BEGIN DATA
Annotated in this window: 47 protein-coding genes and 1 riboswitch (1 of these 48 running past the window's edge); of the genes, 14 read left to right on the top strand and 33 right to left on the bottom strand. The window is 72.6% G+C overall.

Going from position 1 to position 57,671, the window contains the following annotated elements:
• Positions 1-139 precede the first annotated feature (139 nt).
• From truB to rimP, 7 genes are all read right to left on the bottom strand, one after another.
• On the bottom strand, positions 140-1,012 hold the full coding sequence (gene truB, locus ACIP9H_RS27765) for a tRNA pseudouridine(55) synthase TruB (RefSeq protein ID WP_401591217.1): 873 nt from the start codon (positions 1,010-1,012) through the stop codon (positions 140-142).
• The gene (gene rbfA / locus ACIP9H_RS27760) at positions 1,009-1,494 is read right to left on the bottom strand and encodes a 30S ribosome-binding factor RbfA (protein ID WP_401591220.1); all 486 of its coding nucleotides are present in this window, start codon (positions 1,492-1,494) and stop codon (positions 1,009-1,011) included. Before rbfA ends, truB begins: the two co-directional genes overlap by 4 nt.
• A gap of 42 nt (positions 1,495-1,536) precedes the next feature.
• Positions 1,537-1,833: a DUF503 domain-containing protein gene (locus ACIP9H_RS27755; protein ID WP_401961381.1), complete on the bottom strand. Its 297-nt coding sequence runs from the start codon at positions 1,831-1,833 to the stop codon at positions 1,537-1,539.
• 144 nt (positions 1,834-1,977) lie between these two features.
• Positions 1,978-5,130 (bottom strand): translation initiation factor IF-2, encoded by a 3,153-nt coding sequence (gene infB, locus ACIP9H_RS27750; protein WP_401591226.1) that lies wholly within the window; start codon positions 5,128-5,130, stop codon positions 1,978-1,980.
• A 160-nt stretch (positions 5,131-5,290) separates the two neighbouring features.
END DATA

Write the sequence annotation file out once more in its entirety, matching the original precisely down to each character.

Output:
Annotated in this window: 47 protein-coding genes and 1 riboswitch (1 of these 48 running past the window's edge); of the genes, 14 read left to right on the top strand and 33 right to left on the bottom strand. The window is 72.6% G+C overall.

Going from position 1 to position 57,671, the window contains the following annotated elements:
• Positions 1-139 precede the first annotated feature (139 nt).
• From truB to rimP, 7 genes are all read right to left on the bottom strand, one after another.
• On the bottom strand, positions 140-1,012 hold the full coding sequence (gene truB, locus ACIP9H_RS27765) for a tRNA pseudouridine(55) synthase TruB (RefSeq protein ID WP_401591217.1): 873 nt from the start codon (positions 1,010-1,012) through the stop codon (positions 140-142).
• The gene (gene rbfA / locus ACIP9H_RS27760) at positions 1,009-1,494 is read right to left on the bottom strand and encodes a 30S ribosome-binding factor RbfA (protein ID WP_401591220.1); all 486 of its coding nucleotides are present in this window, start codon (positions 1,492-1,494) and stop codon (positions 1,009-1,011) included. Before rbfA ends, truB begins: the two co-directional genes overlap by 4 nt.
• A gap of 42 nt (positions 1,495-1,536) precedes the next feature.
• Positions 1,537-1,833: a DUF503 domain-containing protein gene (locus ACIP9H_RS27755; protein ID WP_401961381.1), complete on the bottom strand. Its 297-nt coding sequence runs from the start codon at positions 1,831-1,833 to the stop codon at positions 1,537-1,539.
• 144 nt (positions 1,834-1,977) lie between these two features.
• Positions 1,978-5,130 (bottom strand): translation initiation factor IF-2, encoded by a 3,153-nt coding sequence (gene infB, locus ACIP9H_RS27750; protein WP_401591226.1) that lies wholly within the window; start codon positions 5,128-5,130, stop codon positions 1,978-1,980.
• A 160-nt stretch (positions 5,131-5,290) separates the two neighbouring features.